Starting a Family Business
If you and your spouse are thinking about starting up a website together; or if you and your grown children are wanting to work together to buy and manage real estate; or, in fact, if you want to involve your family or close friends in any business venture; know that family owned businesses can have special problems. If they aren’t addressed, you stand to ruin family relationships in addition to suffering business losses.
Here are tips on things to consider when starting a family business.
Know your family.
Every family has it’s own quirks and personalities, and even their own definition of who is included in family! Analyze yours to make sure that the needed talents are there (or can be developed) and that you (the founder) think that the family relationships can survive a business together.
Plan it out together.
Plan out who has what ownership interests. Before you start the business, get help from an objective third party as to how much ownership in the business each family participant will have – based on measurable qualities such as amounts invested paired with work efforts involved.
Plan roles and responsibilities of each involved person, including family members. Go so far as to write down their daily duties in a job description as well as assign a formal title to the role – just as you would for the role if not filled by a family member or close friend.
Plan out what the communication channels will be, both in your business and in your family. How will you keep all employees (related or not) informed? How will you work out differences? What will you do if a family member goes around defined work reporting channels and uses family relationships to decide who to tell what? How will you keep non-involved family members up to speed on the business and how will you give interested party family members a way to provide input to the business mission?
Plan for succession needs. Set up family member entry rules. Will any family member be able to work in the business or do they have to prove themselves somehow – such as working in a similar role in a non-family business for a certain number of years. Know that timing is important in getting succession right – the founder must be able and willing to relinquish control and the successor must be prepared, able and willing to take the responsibility of the role and advice of the founder. Founder’s should be aware that successors may morph the company into a new mission after they take over – either due to their own interests and talents or due to economic and market necessity.
Make it legal.
Document your plans and make a legal agreement between you and participating family members, spelling out everyone is agreeing to and specifying what will happen if one of them wants to leave the business.
Stay on top of communications.
Set up formal procedures to make sure communication lines stay open – for both involved family members and investing family members. Make sure there are channels to hear about and handle perceived favoritism between family member employees and non-family member employees. Meet frequently to make sure that differences are discussed and resolved and work progress is reported.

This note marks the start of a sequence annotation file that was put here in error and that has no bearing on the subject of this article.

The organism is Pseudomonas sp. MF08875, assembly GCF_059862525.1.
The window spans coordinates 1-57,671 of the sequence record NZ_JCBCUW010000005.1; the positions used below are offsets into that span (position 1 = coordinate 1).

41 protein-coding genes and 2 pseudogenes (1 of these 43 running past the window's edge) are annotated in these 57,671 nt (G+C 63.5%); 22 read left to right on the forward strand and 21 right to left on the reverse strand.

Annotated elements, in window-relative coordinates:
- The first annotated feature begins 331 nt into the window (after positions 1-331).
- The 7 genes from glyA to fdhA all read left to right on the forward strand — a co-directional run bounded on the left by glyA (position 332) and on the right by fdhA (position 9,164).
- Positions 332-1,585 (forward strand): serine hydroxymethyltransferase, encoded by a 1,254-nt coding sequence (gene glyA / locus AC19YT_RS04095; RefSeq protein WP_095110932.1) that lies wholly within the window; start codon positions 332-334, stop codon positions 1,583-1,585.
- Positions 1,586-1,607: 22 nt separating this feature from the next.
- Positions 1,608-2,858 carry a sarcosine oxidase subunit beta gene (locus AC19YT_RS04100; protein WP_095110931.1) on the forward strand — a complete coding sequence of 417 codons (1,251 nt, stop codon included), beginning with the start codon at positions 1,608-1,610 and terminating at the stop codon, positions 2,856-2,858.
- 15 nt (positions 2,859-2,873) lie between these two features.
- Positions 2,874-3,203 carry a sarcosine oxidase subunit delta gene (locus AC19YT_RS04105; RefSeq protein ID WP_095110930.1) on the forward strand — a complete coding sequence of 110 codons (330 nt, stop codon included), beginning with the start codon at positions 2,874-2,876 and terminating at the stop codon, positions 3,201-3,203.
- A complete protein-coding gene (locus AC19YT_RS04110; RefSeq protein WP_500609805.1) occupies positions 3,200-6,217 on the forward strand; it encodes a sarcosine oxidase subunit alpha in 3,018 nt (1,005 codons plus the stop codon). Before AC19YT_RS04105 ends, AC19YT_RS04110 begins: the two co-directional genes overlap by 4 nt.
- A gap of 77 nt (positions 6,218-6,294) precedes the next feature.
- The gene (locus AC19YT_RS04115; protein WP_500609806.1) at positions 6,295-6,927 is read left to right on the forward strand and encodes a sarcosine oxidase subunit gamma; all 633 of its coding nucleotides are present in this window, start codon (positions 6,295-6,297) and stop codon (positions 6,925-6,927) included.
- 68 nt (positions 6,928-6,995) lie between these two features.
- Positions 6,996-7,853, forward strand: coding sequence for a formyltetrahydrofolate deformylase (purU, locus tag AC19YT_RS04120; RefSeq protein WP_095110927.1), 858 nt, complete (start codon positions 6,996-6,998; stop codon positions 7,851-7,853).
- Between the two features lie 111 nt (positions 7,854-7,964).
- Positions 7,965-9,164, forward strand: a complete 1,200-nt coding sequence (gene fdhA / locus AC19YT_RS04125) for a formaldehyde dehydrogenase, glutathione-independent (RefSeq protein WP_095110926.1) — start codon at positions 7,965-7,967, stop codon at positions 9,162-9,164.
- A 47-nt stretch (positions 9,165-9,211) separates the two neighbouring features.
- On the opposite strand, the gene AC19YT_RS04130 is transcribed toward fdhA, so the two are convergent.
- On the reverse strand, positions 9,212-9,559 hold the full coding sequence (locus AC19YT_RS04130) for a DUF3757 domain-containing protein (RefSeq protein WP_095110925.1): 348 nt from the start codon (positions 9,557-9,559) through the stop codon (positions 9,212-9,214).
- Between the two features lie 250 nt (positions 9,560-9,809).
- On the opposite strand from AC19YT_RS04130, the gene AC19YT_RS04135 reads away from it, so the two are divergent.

Don’t let family dynamics or family issues get in the way of business communication.
Care for all employees.
Don’t let favoritism creep into the business. Treat family/non-family with equal fairness in all ways; including pay, promotions, opportunities, praise, and punishment
Watch to make sure that the person with the right skill set is in the right position.
Care for family relationships.
Family relationships can be fragile. To maintain them make sure family members get time away (from business and family activities) to interact with other people. Foster the maintenance of good work/family time balance – don’t use family time to discuss business issues. Use objective 3rd parties to mediate work and family issues when needed
Define and formalize the family expectations of the business. A family business represents the family to the world, so even members who are not involved financially or time-wise may have ideas about what a business someone in their family is running may or may not do. Provide a channel to funnel those ideas fairly to avoid issues.
One mechanism to do that might be to develop a family charter. Success Care defines a Family Charter as
“a decision-making tool that sets out the values that are important to the family and the rules for resolving problems in a united and peaceful way. It is not intended to be a legal document (as is a Shareholders’ Agreement), but a reference point that clearly sets out the criteria for the goals, management philosophy, share ownership, working relationships, family relationships, and succession of the family business.”
Once you have a charter you could elect a family council to (among other things) guide the business from family perspective. Family councils for the family business are similar to an outside board of directors.
Care for the business.
Hire an outside board or mediator to watch for and help with family issues interfering with business concerns.
Have a formal business mission, values, goals, procedures, strategies in place to operate, grow and pass business to next CEO. Make sure the operational plan includes what to do if there is a family wide emergency, or illness or vacation.
So, don’t slack off when setting up a family business – take the business part seriously and realize that you have special challenges with which to deal!
Score Princeton Blog http://scoreprinceton.blogspot.com/2009/07/what-are-special-considerations-for.html
Frugal Entrepreneur http://frugalentrepreneur.com/2011/11/the-frugal-family-business-guide-part-1-its-all-in-the-planning/
Dynamic Business http://www.dynamicbusiness.com.au/legal/how-to-avoid-family-run-business-drama-14052012.html